With that in mind, we welcome the message of bipartisan cooperation that Hogan sounded at his first news conference as governor-elect. But we hope that he will make his specific priorities known in the near future. Our community had strong, meaningful relationships with the Democratic O’Malley administration and with the Republican Ehrlich administration before that. As we get to know Maryland’s next governor, we look forward to an equally strong, mutually beneficial relationship with the Hogan administration.

Can We Rise Above the Muck?



So much has been written since last week’s revelation that an unnamed Obama administration official used a barnyard epithet to impugn the reputation and political ability of Israeli Prime Minister Benjamin Netanyahu that I will not add my own denunciation — however justified it might be — to the thousands of words already out there condemning the White House for what is at best a gross breach of diplomatic etiquette.

Instead, it’s worth noting that such salty and destructive language is apparently run of the mill in the current administration, and may well have been in those of presidents past.

Just six days after the appearance of Jeffrey Goldberg’s article in The Atlantic came another in Politico that examined the perilous position occupied by the president, who, by most accounts, has lost control of both his domestic and foreign policy agendas as well as a firm grip on the shaping of his political legacy. In it, a senior administration official describes Obama’s visceral disgust of the lead-up to Tuesday’s midterm elections by dropping an S-bomb: “There have been $2 billion in ads s—-ing on the president and no one to defend him,” the official says.

In the same article, a top presidential aide drops another, telling reporters Glenn Thrush and Carrie Budoff Brown that the administration knows “we’re in for a s—- storm if we lose the Senate.”

A colleague of mine described the occupants of the West Wing as puerile, that their antics and statements have reached a new low in American political life. But their language is unfortunately nothing new. In 2004, Vice President Dick Cheney famously dropped an F-bomb in telling off Sen. Patrick Leahy. And Obama’s aides wouldn’t be the first to be juvenile: Veterans of the Clinton White House were implicated in removing the Ws from West Wing computers before the administration of President George W. Bush took office in 2001.

No, the use of vulgarity by government officials is quite arguably so regular as to not be noticed, and no less than the president himself — President Nixon recorded himself doing just as much — has spewed profanities from the Oval Office. What is new, however, is that such comments are now regularly quoted, that the baser forms of language arguably are the new parlance of political speech.

I hope that I’m wrong.

By the time you read this week’s JT, voters throughout the nation will have decided who shall occupy their state’s legislature and governor’s mansion and who will represent them in both houses of Congress. In the days leading up to Election Day, many expressed to reporters their disgust with a phenomenon that President Clinton described as “the politics of personal destruction.”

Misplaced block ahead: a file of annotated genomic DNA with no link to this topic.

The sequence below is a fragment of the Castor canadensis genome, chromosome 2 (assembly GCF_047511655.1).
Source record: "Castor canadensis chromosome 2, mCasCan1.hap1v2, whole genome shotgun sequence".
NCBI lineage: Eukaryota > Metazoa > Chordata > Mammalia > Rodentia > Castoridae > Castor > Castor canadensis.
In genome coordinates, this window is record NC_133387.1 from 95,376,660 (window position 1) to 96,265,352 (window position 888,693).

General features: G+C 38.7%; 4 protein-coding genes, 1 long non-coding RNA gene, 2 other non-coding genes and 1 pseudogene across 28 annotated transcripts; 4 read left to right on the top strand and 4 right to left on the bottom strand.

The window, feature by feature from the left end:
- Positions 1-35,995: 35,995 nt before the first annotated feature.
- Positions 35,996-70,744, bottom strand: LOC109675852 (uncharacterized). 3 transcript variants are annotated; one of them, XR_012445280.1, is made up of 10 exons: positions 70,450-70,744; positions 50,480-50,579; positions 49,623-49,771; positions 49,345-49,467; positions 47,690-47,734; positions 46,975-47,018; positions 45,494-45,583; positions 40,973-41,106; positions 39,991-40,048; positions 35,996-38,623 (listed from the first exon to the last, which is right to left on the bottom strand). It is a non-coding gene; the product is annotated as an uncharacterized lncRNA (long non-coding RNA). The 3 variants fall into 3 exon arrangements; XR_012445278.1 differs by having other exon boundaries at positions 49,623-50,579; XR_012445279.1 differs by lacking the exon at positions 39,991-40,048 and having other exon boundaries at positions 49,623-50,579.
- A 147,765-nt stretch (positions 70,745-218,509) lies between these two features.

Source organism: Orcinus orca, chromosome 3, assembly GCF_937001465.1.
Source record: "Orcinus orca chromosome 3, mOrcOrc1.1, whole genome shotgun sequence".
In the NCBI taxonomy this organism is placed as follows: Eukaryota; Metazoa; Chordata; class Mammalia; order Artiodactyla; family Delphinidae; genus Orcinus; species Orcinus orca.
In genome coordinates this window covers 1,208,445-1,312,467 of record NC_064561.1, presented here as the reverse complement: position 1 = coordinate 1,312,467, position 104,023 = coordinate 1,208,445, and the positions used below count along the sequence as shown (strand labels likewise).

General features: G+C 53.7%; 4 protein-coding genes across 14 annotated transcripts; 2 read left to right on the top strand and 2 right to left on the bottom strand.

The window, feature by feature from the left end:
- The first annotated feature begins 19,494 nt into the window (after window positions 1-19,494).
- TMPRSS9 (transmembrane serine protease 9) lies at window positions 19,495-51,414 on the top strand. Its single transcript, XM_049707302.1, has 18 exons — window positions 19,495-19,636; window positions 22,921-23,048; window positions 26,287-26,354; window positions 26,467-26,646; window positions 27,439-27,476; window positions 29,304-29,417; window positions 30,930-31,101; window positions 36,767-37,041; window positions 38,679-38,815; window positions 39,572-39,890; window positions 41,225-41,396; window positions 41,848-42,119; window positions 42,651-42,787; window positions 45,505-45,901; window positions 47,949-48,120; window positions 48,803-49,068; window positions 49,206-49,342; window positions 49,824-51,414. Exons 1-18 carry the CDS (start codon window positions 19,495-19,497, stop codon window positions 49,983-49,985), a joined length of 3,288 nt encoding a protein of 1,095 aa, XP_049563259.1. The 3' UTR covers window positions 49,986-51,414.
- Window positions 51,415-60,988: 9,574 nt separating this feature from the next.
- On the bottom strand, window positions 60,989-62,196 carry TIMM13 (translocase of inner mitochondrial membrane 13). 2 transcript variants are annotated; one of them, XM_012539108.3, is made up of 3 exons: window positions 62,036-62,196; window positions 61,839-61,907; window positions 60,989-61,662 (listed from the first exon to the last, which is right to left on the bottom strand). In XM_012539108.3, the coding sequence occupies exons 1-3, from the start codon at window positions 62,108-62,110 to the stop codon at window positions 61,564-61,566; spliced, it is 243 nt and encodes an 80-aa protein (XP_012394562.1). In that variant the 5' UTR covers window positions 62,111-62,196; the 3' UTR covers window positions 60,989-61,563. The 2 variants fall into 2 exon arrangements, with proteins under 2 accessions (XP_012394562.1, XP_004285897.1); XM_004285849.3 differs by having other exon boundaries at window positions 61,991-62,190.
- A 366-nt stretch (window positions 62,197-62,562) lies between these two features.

What historically happens after all the ballots are counted is that politicians enter their offices determined to rise above the muck that characterized their campaigns. Should such a return to high-minded debate not occur, they and their aides will have demeaned not only the institution of their offices, they will have demeaned what it means to lead a people as great as those of the United States.

The Importance of Free Will

This Shabbat we read from Parshat Vayera, which tells the story of Sodom and Gomorrah. God destroyed these two towns filled with malicious people because they were so evil, God could not help them find the path of goodness.

Many times in the Torah, one must delve very deep into the text, looking at every word and every note, to find deeper meaning in a passage. In the story of Sodom, there is a very uncommon trope, shalshelet, which occurs only four times in the entire Torah. Each time, it sheds light on the meaning of the word on which it appears. The trope has 16 notes that alternate in frequency; it’s like one deliberating on a difficult decision — she makes a decision, than changes it, then changes it back and then ultimately comes to a final decision. Usually this decision is a struggle between one’s internal versus external self and ultimately reveals the essence of who he or she really is.

In the story of Sodom, shalshelet appears on the Hebrew word vayitmahmah, meaning, “and he delayed.” The trope reflects Lot’s indecision as to whether he should go away from Sodom or stay in the city where he has lived a lifetime. However, the choice whether to stay or leave is just the first layer of the choice. The deeper layers consist of Lot’s decision whether to believe in God or comply with Lot’s malicious neighbors. In Sodom, Lot has lost his connection to his Israelite religion; he has been seduced by his evil companions. Lot must reconnect to his Israelite companions, or it will jeopardize his life along with his family’s survival.